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RBC to shrink wealth management business in restructuring that could hit 300 employees
Royal Bank of Canada is shutting down its international client-wealth-management business in the Caribbean, along with some international advisory businesses in Canada and the United States, following a “strategic review.”
Sources say the restructuring of the international wealth-management operations of Canada’s biggest bank could affect about 300 employees, including a number of brokers and private bankers based in Toronto and Montreal.
Contacted by theFinancial Poston Thursday, RBC spokesperson Claire Holland confirmed the withdrawal from certain businesses, but declined to give figures on the size of the business or the employees affected.
“As there are a number of strategic options being considered as part of the exit, it would be premature as this stage to estimate the number of employees that will be impacted,” she said.
“These changes represent a small segment of our RBC Wealth Management business.”
According to RBC’s third-quarter results, its U.S. and international wealth-management operations — of which the closures will only affect a portion — had $43.2-billion in assets under management. The bank reported $442-billion in assets under management across all wealth-management divisions.
One source with knowledge of the situation said an internal memo about the changes caused “a bit of a shock” within the bank.
RBC said it is making the changes as part of an effort to pursue “sustainable, controlled growth and profitable scale” in priority markets. Ms. Holland said the decision to exit certain businesses does not reflect on the quality of the bank’s employees or clients.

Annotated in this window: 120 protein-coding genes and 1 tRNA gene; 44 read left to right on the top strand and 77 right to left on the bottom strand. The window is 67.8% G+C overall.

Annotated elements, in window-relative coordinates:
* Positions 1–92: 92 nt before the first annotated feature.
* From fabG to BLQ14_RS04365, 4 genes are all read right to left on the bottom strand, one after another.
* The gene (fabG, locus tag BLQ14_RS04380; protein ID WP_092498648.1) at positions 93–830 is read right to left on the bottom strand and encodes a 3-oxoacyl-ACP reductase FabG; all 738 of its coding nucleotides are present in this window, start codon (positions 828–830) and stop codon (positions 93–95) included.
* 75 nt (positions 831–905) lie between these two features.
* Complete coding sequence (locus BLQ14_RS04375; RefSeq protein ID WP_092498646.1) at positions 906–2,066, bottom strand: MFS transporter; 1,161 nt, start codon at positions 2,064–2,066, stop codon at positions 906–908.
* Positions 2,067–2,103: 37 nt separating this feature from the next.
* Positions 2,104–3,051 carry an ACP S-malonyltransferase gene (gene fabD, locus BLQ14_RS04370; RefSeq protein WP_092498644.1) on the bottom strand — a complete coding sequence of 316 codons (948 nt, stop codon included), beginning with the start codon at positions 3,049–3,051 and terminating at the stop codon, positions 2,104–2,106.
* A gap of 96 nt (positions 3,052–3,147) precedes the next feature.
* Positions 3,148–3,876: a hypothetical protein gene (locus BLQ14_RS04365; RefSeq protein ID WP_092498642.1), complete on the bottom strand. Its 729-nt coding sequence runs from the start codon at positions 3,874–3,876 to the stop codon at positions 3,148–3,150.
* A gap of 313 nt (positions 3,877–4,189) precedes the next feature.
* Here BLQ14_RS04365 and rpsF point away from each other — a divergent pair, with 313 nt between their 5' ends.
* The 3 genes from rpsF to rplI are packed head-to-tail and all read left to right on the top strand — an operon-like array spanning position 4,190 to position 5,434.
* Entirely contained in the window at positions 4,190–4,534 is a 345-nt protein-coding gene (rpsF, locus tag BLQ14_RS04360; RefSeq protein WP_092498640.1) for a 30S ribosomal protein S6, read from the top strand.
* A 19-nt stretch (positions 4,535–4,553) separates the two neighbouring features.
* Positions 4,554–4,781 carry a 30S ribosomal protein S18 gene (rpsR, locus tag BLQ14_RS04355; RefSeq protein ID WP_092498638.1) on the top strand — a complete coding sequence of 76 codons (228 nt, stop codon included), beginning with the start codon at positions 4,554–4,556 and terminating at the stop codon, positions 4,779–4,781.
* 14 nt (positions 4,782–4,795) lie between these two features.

“The bank’s long-term vision is a scalable and more focused wealth management business serving high net worth and ultra-high net worth clients from our key operational hubs in Canada, the U.S., the British Isles and Asia,” she said, adding that
the bank does better when it is able to “leverage and build on the strengths of RBC’s other businesses.”
Thursday’s developments follow Royal Bank’s decisions over the past year to shutter wealth management operations in South America. Offices have been closed in Chile, Brazil, and Uruguay.
The focus of the bank’s international growth strategy will now be on operating in major financial centres where RBC has “competitive strengths,” Ms. Holland said.
According to the bank’s third-quarter financial statements, Royal Bank generated $798-million in net income for the first nine months of the fiscal year from its wealth management businesses. In the comparable period of the previous year net income was $684-million.
RBC brokers in Montreal and Toronto offer brokerage and private banking services for non-U.S. customers. In addition, private banking operations in the United States offer services including trust and fiduciary, discretionary investment management, investment advisory, and international tax consultancy.
Earlier this month, the Bank of Nova Scotia took a number of charges related to its operations outside Canada.
Scotia, Canada’s third-largest bank, said it would close or downsize about 120 international branches, primarily in Mexico and the Caribbean. The move is intended to reduce overlap following acquisitions, and to keep the bank’s focus on high-growth areas.
It also took additional credit provisions related to its hospitality portfolio in the Caribbean, a region that has been plagued by slow growth since the financial crisis of 2008.
Earlier this year, Canadian Imperial Bank of Commerce took a $420-million goodwill impairement charge related its investment in CIBC FirstCaribbean International Bank Ltd., and Royal Bank of Canada agreed to sell its troubled Jamaican banking business to rival financial firm Sagicor Group Jamaica Ltd.
Category: Wealth management